Over the first two weeks of November, while world leaders gathered in Glasgow, thousands of activists took to the streets around the world and hundreds of articles, social media posts and opinion pieces were written about COP26 and the future of our planet.

What is the key takeaway of COP26? COP´s results are rather perceived by majority as weak or best relatively moderate and we still urgently need to move beyond commitments towards meaningful, measurable actions. There are however some major points to be taken such as many new investment opportunities in phasing down coal, reducing methane and driving banks towards climate.

In sum the new Cop26 pledges announced on methane, coal, transport, and deforestation could nudge the world 9% closer to a pathway that keeps heating to 1.5C, according to a study by the world’s most respected climate analysis coalition – the Climate Action Tracker. They say the sectoral commitments announced in Glasgow represent potential cuts of 2.2 gigatons of carbon dioxide (total 59 gigatons annually emitted), which is equivalent to the emissions of Germany, Japan and the UK combined. However, this is dependent on governments keeping their climate promises, which almost none have done until now, and it still leaves the world heading towards ever more dangerous levels of heating.

The final COP26 deal has many small wins and a few big game changers, though ultimately falls short of 1.5C. Nations agreed on an interim target of 45% reduction by 2030 and net-zero by 2050. Next year countries should come back with resubmitted emissions reduction plans – though it looks like perfect execution would only likely limit warming to 1.8ºC. This outcome was to be expected and the real significance of COP is the “process of moving from ambition to pledge to NDC to domestic policy to innovation to finance to action monitoring.”

1.Coal phase down. Initially framed as a phase out of coal, China and India disagreed with the clause at the last minute to a phase down. The nuance here could make a big difference in how quickly industrial-heavy countries are forced to phase out coal. From a small win’s perspective, this is coal’s first mention in any COP text.

This of course brings opportunity to accelerate the deployment of renewables, energy storage solutions and grid flexibility.

2. US-China deal. The carbon superpowers issued a joint declaration on collaborating to cut emissions over the next decade. It primes the countries to “develop additional measures to enhance methane emission control,” welcome the Glasgow Leaders’ Declaration on Forests and Land Use, and recall “their respective commitments regarding the elimination of support for unabated international thermal coal power generation.”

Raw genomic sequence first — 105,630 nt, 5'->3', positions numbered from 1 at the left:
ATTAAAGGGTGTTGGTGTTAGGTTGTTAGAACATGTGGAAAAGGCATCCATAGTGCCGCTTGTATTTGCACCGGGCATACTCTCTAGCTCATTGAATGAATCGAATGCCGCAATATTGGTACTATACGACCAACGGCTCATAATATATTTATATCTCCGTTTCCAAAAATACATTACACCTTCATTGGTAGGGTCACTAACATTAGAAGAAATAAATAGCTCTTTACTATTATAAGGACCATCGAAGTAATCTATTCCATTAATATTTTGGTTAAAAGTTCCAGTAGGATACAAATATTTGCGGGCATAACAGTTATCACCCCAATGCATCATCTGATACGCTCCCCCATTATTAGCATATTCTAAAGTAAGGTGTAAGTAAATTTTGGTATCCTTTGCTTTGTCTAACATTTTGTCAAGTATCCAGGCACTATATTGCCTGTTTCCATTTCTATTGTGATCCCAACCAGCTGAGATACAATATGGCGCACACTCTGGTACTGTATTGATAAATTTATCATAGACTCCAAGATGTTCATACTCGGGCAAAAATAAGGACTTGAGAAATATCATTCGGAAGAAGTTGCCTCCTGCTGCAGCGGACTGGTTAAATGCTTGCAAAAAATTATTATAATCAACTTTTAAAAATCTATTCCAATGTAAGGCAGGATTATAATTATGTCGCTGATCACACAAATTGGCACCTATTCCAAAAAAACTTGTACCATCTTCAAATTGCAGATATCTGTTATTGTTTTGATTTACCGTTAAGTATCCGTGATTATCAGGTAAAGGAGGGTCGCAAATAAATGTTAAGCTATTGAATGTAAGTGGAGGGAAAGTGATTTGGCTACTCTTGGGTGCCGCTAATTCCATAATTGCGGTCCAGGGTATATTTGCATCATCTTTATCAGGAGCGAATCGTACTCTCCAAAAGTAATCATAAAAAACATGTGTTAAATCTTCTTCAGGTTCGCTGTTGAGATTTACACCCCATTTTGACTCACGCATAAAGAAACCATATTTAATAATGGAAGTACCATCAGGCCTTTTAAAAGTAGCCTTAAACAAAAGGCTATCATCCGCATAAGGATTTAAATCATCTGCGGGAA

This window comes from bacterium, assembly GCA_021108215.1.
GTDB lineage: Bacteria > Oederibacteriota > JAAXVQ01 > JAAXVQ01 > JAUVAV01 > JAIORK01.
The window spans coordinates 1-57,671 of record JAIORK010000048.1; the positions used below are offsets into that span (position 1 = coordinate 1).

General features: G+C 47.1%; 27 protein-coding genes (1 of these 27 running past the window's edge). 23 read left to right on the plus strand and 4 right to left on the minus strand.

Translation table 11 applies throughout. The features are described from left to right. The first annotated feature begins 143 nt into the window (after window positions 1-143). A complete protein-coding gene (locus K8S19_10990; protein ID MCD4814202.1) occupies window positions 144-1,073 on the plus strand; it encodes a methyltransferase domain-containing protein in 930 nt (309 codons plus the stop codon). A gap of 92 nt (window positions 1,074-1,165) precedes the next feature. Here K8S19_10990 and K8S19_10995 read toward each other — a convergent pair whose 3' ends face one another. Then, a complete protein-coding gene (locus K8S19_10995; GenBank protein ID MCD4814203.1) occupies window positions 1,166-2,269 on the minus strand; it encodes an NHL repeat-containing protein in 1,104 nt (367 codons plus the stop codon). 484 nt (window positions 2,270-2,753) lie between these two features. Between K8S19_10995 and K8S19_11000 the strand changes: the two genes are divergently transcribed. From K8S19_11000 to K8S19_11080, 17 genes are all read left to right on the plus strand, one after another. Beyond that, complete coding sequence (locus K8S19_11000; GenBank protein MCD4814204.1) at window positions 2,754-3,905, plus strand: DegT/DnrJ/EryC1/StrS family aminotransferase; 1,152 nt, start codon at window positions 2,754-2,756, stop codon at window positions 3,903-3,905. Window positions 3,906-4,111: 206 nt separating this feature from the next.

3.Methane pledge. 100+ countries committed to reduce emissions 30% by 2030. While the reduction isn’t great, a short-term reduction of methane can have a significant emissions impact.

4.Carbon-trading rules. For the first time, there are now international rules for carbon trading. These long-awaited standards create the foundation for establishing a robust, global carbon trading market that consolidates and harmonizes current bespoke credit systems. Rules set goalposts for how the currently fragmented landscape of voluntary and regulatory carbon offset markets should act and reduce the viability of low-quality offsets.

5.Deforestation. More than 100 countries, representing 85% of the world’s forests, agreed to end deforestation by 2030. The pact includes some of the largest culprits, including Brazil, Russia, and China. The pledge, however, has already seen individual countries wavering or backtracking (e.g., Indonesia).

6.Financial institutions. The former Bank of England Governor Mark Carney whipped banks, investors, and insurers into committing $130T in sustainable investing assets and getting to net zero by 2050. Despite the 450+ firms on the list, his posse failed to include the major Chinese banks which are the primary financiers of coal.

7. Climate aid. Developed countries previously committed $100B per year to fund poorer countries’ clean development, but barely a penny has left their pockets. At this year’s COP, some countries like India refused to participate in negotiations without $1.3T of emissions reparations. COP text left off here to properly set up a mechanism for providing financing for countries struck by catastrophic climate events.

To Sum up now that COP26 has come to an end, it’s time to get to work. Looking for ways how your business can take action? It’s our job to help.

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